Journal of Urban Health

, Volume 96, Issue 3, pp 469–476 | Cite as

Correlates of Sexual Coercion among People Who Inject Drugs (PWID) in Los Angeles and San Francisco, CA

  • Jeffery E. Williams
  • Derek T. DangerfieldIIEmail author
  • Alex H. Kral
  • Lynn D. Wenger
  • Ricky N. Bluthenthal


Experiences of coerced or forced sex have been associated with risk for HIV infection for all adults and may be more common for gays, lesbians, bisexuals (GLB) and people who inject drugs (PWID). In this study, we explored factors associated with prior 12-month experiences of forced or coerced sex among a sample of PWID, with a focus on sexual orientation and gender. PWID (N = 772) from Los Angeles and San Francisco were recruited using targeted sampling methods in 2011–2013 and surveyed on a range of items related to demographics, drug use, HIV risk, and violence, including experiences of forced or coerced sex in the prior 12 months. In this racially/ethnically diverse, mostly homeless, and low-income sample of PWID, 25% of participants were female and 15% identified as GLB. Sexual coercion was reported by 9% of gay and bisexual men, 8% of heterosexual females, 5% of lesbians and bisexual women, and less than 1% of heterosexual men. In multivariate analyses, compared to heterosexual males, gay or bisexual males (adjusted odds ratio [AOR] = 10.68; 95% confidence interval [CI] = 2.03, 56.23), and heterosexual females (AOR = 9.69; 95% CI = 2.04, 45.94) had increased odds of coerced sex in the prior 12 months. Having a paying sex partner (AOR = 3.49; 95% CI = 1.42, 8.54) or having had forced sex prior to the age of 16 by someone at least five years older (AOR = 4.74; 95% CI = 1.88, 11.93) also elevated the odds of coercive sex. Sexual coercion is common among PWID, but especially for gay and bisexual men and heterosexual females. Efforts to reduce sexual violence among PWID are urgently needed.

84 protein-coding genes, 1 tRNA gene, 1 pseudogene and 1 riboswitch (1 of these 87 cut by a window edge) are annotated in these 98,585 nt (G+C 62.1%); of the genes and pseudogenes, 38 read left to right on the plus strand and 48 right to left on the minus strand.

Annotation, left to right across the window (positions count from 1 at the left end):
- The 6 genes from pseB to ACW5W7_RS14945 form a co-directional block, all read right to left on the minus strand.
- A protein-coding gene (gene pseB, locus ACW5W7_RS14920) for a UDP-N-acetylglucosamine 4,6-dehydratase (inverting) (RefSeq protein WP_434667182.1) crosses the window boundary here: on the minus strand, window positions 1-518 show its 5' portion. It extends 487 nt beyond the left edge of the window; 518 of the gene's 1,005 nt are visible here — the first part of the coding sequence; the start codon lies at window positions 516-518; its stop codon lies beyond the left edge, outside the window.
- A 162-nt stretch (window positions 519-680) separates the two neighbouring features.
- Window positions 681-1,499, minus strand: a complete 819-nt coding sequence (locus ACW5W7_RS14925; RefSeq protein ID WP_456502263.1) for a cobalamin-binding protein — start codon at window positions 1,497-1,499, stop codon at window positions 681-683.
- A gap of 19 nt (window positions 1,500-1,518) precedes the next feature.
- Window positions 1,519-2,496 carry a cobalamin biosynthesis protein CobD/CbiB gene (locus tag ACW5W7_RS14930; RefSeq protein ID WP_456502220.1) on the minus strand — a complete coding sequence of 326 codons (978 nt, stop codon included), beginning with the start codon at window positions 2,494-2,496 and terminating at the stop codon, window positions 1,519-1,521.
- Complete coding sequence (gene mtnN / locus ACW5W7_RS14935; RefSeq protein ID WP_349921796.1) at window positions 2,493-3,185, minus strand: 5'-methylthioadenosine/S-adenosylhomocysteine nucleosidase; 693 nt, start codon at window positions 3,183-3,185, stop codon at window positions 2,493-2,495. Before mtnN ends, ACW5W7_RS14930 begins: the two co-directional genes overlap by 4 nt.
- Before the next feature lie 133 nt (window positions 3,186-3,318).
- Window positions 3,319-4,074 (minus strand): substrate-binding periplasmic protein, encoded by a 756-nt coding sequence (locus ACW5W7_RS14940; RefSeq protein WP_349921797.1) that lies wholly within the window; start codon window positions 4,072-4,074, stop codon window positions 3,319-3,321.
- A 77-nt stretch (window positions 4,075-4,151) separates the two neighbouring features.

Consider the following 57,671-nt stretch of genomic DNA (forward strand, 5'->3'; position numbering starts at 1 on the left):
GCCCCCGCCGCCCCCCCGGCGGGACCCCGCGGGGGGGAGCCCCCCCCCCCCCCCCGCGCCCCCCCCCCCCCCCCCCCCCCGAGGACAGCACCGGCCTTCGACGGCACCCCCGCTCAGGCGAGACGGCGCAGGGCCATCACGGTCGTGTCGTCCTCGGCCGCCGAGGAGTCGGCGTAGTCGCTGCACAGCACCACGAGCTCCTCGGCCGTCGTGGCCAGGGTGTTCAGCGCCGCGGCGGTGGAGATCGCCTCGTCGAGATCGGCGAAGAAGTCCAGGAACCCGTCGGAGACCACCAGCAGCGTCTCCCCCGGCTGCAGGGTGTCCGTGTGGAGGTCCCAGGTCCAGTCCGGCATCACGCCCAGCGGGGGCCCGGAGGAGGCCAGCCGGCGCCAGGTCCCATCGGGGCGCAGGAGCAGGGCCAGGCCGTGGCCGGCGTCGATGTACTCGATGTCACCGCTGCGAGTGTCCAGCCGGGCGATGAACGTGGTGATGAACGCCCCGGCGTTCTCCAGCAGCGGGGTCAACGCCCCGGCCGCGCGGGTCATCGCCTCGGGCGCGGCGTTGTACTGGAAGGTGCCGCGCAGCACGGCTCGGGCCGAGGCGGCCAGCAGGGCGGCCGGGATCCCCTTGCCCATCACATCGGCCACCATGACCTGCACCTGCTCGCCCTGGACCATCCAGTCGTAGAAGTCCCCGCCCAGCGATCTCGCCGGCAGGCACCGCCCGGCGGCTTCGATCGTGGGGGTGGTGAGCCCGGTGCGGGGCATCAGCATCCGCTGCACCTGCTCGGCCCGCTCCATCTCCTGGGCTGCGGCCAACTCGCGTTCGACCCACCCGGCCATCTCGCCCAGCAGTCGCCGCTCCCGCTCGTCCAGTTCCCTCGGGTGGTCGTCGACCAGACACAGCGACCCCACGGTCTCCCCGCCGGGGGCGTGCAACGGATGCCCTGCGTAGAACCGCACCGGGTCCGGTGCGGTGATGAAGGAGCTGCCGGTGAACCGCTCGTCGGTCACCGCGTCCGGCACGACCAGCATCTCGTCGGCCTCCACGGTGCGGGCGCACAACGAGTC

Injection drug use Sexual violence Sexual coercion HIV risk 



The following research staff and volunteers also contributed to the study and are acknowledged here: Sonya Arreola, Vahak Bairamian, Philippe Bourgois, Soo Jin Byun, Jose Collazo, Jacob Curry, David-Preston Dent, Karina Dominguez, Jahaira Fajardo, Richard Hamilton, Frank Levels, Luis Maldonado, Askia Muhammad, Brett Mendenhall, Stephanie Dyal-Pitts, and Michele Thorsen. The research was supported by NIDA (grant nos: R01DA027689 and R01DA038965) and the National Science Foundation Graduate Research Fellowship Program. The content is solely the responsibility of the authors and does not necessarily represent the official views of the National Institutes of Health. We also thank the participants who took part in this study.

Compliance with Ethical Standards

The study protocol was reviewed and approved by Institutional Review Boards at the University of Southern California and RTI International.


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Copyright information

© The New York Academy of Medicine 2018

Authors and Affiliations

  • Jeffery E. Williams
    • 1
  • Derek T. DangerfieldII
    • 2
    Email author
  • Alex H. Kral
    • 3
  • Lynn D. Wenger
    • 3
  • Ricky N. Bluthenthal
    • 1
  1. 1.Department of Preventive Medicine, Institute for Prevention Research, Keck School of MedicineUniversity of Southern CaliforniaLos AngelesUSA
  2. 2.The REACH InitiativeJohns Hopkins School of NursingBaltimoreUSA
  3. 3.Behavioral and Urban Health ProgramRTI InternationalSan FranciscoUSA

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